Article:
US aid could give Ukraine the weapons it needs to slow Russia’s advance

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Ukrainian President Volodymyr Zelensky described the US support as “vital”
By James Waterhouse
Ukraine Correspondent in Kyiv

President Volodymyr Zelensky has expressed his gratitude to the US House of Representatives for approving a new $61bn (£49bn) package of military assistance for Ukraine after months of delays. He said the aid could save thousands of lives.

While it’s not uncommon for a country’s future to be decided by politicians, a nation’s very existence hinging on a vote 5,000 miles away is as extraordinary as it sounds.

For Ukraine, the six-month wait for this military package has been as costly as it has been frustrating.

Dwindling ammunition has cost it lives and territory.

In this period of rare boosts for Kyiv, this was a biggie – the arrival of American weaponry will allow its beleaguered troops to do more than hang on. But it’s no silver bullet.

So, what is the package going to do?

It is likely to include air defence systems, mid to long-range missiles and artillery shells.

Ukraine’s recent lack of them has led to Russian forces capturing hundreds more square kilometres of territory.

When the aid arrives, Ukraine can potentially challenge Russia’s air superiority, frustrate their supply lines and slow advancing troops.

For Vitaliy, a serving soldier who we bump into in central Kyiv, it’s important to focus on the positives. “Every cent matters,” he says. “It is very much needed. We need everything. Every cartridge, every cent, every positive thought. We need all of it.”

Ukraine has grown increasingly impatient for more Western support

When I was in the Donetsk region last month, soldiers said most of the artillery rumbles were coming from the Russian side. Cities like Kostyantynivka and Kramatorsk were bracing for what might be coming. This aid might save those cities.

It won’t give Ukraine the instant means to start liberating territory and force Russia back – but it gives a window for that to happen in the future.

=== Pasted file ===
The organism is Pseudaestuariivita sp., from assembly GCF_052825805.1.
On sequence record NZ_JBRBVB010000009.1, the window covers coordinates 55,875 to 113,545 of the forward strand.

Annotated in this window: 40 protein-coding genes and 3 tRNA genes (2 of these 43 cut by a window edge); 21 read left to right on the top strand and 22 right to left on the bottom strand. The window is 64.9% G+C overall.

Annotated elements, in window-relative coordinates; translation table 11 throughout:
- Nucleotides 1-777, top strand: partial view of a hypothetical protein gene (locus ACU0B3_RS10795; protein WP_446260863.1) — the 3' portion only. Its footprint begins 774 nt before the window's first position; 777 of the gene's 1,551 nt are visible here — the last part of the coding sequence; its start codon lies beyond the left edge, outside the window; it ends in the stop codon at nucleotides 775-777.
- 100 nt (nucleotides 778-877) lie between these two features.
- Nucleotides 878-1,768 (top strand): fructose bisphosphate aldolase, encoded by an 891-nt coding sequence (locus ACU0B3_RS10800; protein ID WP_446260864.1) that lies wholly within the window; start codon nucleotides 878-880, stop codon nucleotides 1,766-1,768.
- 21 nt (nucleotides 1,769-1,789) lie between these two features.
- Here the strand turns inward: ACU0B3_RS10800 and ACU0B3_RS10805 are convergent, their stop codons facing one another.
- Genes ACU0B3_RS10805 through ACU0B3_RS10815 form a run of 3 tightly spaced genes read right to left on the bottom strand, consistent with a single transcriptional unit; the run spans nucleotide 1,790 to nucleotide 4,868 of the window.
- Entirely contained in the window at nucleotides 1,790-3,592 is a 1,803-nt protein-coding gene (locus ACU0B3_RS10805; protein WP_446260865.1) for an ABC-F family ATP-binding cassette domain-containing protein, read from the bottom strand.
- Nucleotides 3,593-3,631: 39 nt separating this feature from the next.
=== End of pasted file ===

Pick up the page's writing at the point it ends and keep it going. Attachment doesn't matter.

The consensus in Kyiv and Washington is that without this American help, Ukraine would lose.

‘Better late than never’

On a miserable Sunday morning, the warmth of the Kyiv metro will always beat the wet streets above. It’s where we meet Maxym, who’s pleased with the US aid finally being approved.

“I’m really happy about it,” he says. “I’m just a bit disappointed it took so long. Anyways, it’s better late than never.”

Maxym is frustrated by the growing debate over whether Ukraine should negotiate peace with Russia at the expense of territory.

“Russia doesn’t want to negotiate,” he explains. “They don’t want this middle ground that Europe and the US think will end this war. They want it all.”

We also meet a woman, Vita, holding her son’s hand and pulling him off a train. “How else can Ukraine survive without it?” she asks. “It can’t. We don’t have such an army and weapons.”

She then becomes emotional. “It’s impossible. We really want help, for our children to survive, so we wait.” She nods towards her son.

People take shelter at the Pochaina subway station in Kyiv in March during a Russian missile and drone attack on Ukraine’s capital

The past six months has not only revealed Russia’s dominance, but Europe’s inability to provide the same level of support as the US.

“We need to think about the hypothetical eventuality the next package of US aid might not pass,” says Mykola Bieleskov, a research fellow at the Ukrainian National Institute for Strategic Studies.

“That’s why it’s up for the UK and continental Europe to increase weapon production to meet Ukraine’s requirements.”

As for a realistic goal this year for Kyiv, Mykola hopes this American aid will help stabilise the front lines.

Democracy takes time

Despite the return of western unity behind it, the issue for Ukraine has always been the time it takes for help to arrive.

Russian President Vladimir Putin certainly doesn’t have to negotiate as many political hurdles when it comes to military spending.

Democratic delays aren’t exclusive to allies overseas – Ukraine has its own issues with mobilising enough men for its war effort. A controversial conscription law has just been passed after months of debating and amendments.

The challenge for President Zelensky now is keeping the politics separate to the fighting. He’ll be under pressure to make this latest American offering count.

Additional reporting by Hanna Chornous and Thanyarat Doksone

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